A team of nurses and physicians from Huntsman Cancer Institute in Salt Lake City successfully implemented key changes in their PACT, or Patient Acute Change Team, that increased nurse involvement and reduced the number of codes by 90% in the outpatient setting since they were put in place 2 years ago. Joy Lombardi, RN, BSN, OCN, a nurse manager at Huntsman’s Center for Infusion and Advanced Therapeutics, reported on the development and improvement of their PACT in a poster presentation (106981) at the 38th Annual Oncology Nursing Society Congress.
Noting that PACTs, also called Rapid Response Teams, have been implemented across the United States in recent years in an attempt to avert failure-to-rescue events, Ms. Lombardi and her coinvestigators, Bernadette Bittner, APRN, AOCNP, CCRN and Susan Childress, RN, MN, OCN, said studies have shown that having a PACT at your center saves lives; decreases the incidence of codes outside critical care areas; and benefits medical staff, as well as patients. “Like other big institutions, we did institute [a PACT]… partly due to the Joint Commission’s requirement to increase patient safety and rescue patients before they go into a code situation,” Ms. Lombardi said.
The PACT at Huntsman was initiated in 2009 and is available in both the inpatient and outpatient settings, “but we were really having a hard time getting our nurses to use the PACT in the outpatient setting, so we embarked on an educational program to get our nurses more involved” and to let nurses know about the many instances in which a PACT can be used to help outpatients, Ms. Lombardi said. At their academic cancer hospital, she explained, nurses often encounter emergent situations with patients who are receiving outpatient treatment, leading to issues related to difficulty in finding a provider to quickly assess the patient.
Huntsman’s PACT comprises a licensed healthcare provider, nursing supervisor, and transport staff. The Activation Guideline for contacting the PACT includes a change in heart rate of < 40 or > 130 bpm; a change in systolic blood pressure < 90 mm Hg; a change in respiratory rate < 8 or > 30 breaths per minute; a change in mental status or LOC (level of consciousness); suspected stroke; and/or concern about a patient’s condition.
Standing protocols are initiated by nursing personnel or other PACT members with consideration of the following interventions while waiting for a response from the PACT: portable chest x-ray, 12-lead EKG and telemonitoring, IV access and fluid initiation (normal saline 0.9%), oxygen therapy, and ABGs (arterial blood gases). Labs should include CBC (complete blood count); chemistry panel; magnesium, phosphorous, and calcium levels, and glucose stick; troponin I, CK (creatine kinase), and BNP (B-type natriuretic peptide); albumin, PT (prothrombin time), PTT (partial thromboplastin time), and INR (international normalized ratio; to standardize PT results).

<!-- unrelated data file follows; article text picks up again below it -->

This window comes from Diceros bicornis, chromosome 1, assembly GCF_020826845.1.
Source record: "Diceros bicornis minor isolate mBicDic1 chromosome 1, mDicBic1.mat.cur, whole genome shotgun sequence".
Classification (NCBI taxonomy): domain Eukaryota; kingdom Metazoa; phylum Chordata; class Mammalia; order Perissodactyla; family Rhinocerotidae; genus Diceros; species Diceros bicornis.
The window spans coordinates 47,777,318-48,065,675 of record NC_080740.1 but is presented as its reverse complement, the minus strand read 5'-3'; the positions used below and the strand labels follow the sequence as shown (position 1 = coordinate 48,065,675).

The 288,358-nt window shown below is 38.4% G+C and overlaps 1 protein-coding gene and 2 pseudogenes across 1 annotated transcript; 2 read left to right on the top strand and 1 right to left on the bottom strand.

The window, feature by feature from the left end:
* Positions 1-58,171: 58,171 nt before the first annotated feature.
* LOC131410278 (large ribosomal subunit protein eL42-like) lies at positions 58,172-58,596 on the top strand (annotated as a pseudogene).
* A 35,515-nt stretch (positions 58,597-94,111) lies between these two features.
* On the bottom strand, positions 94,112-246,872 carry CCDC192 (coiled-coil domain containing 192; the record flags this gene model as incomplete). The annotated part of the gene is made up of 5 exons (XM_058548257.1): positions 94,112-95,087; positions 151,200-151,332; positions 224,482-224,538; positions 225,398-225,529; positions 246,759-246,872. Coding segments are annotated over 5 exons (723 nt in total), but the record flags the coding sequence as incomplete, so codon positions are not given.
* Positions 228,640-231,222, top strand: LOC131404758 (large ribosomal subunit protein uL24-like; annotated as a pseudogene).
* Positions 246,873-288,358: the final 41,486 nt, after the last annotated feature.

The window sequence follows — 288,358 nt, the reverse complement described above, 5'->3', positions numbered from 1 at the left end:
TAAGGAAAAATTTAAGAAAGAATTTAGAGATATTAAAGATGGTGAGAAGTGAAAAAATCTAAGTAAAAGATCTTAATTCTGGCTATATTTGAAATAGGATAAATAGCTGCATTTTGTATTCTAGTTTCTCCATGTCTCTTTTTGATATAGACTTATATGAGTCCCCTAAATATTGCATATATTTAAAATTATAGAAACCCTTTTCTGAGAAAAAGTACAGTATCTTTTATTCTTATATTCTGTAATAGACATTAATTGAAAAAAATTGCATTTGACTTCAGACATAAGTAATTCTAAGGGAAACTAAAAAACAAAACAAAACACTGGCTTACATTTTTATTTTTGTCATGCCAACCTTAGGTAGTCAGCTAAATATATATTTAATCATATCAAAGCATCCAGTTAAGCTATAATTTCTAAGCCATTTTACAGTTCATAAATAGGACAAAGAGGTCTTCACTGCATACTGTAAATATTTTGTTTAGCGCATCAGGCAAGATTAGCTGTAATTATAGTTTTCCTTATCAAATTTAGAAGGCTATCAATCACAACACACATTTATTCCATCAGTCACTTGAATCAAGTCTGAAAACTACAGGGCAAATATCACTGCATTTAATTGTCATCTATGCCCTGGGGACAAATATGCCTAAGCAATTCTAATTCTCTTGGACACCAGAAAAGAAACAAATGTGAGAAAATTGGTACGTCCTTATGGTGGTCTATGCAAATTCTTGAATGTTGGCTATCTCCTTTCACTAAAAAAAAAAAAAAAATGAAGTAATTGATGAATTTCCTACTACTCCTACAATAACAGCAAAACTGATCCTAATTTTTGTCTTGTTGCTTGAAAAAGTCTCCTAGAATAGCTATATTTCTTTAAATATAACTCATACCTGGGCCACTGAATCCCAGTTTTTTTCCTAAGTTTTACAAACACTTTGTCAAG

In 2011, the CPR Committee at Huntsman decided that an important improvement would be to add an automatic electronic pager message to the facility’s respiratory and laboratory resources when the PACT is called. Also in 2011, based on a review of outcomes and utilization, an education program was launched in the outpatient setting to encourage increased use of the PACT by nursing staff: The PACT was promoted by nursing leadership through informational orientation meetings, posters, pocket cards, and education at staff meetings, using the slogan, “Need a Doc? Call a PACT!” In educating staff and promoting the PACT, the staff educator “gave permission to call even with symptoms as vague as ‘the patient doesn’t look good,’” Ms. Lombardi said. (See the accompanying video.)
Ms. Lombardi and her coinvestigators emphasized that “all hospital staff, including medical assistants, registration staff, valets, and cooks, [can] use the PACT to get immediate medical attention for patients, visitors, and staff,” so “staff is empowered to act rather than wait for test results, callbacks, or change in condition” of the patient.
The 2011 educational program and addition of the automatic page to the phlebotomy and respiratory therapy departments have had a positive and far-reaching impact: The PACT is more widely used at Huntsman, and clearly, staff members are relying on it. In the outpatient setting, the effect of the PACT in the past 2 years has been a 90% decrease in codes and a significant increase in PACT calls.
A survey of 19 clinical RNs showed nearly all “agreed” or “strongly agreed” that the PACT has been helpful in managing a patient in crisis, has helped to keep patients from going to the emergency department, has improved patient safety, and has had adequate response times. The nurses also said they would call a PACT in the future. In particular, Ms. Lombardi and her coauthors noted that with the PACT now solidly in place, nursing staff “feel well supported when assessing patients who emergently present with acute changes that have high potential for cardiopulmonary compromise.” They also said they believe physician participation in their PACT is essential to its success, and would recommend this model for use in other oncology centers.
The investigators are continuing to evaluate the data on their PACT program and plan to refine the program as needed based on their findings. Future considerations for study, Ms. Lombardi said, include assessment of their PACT’s impact on mortality, investigation of its use in high-risk populations, and evaluation of its application to developing possible preemptive solutions in the management of at-risk patients.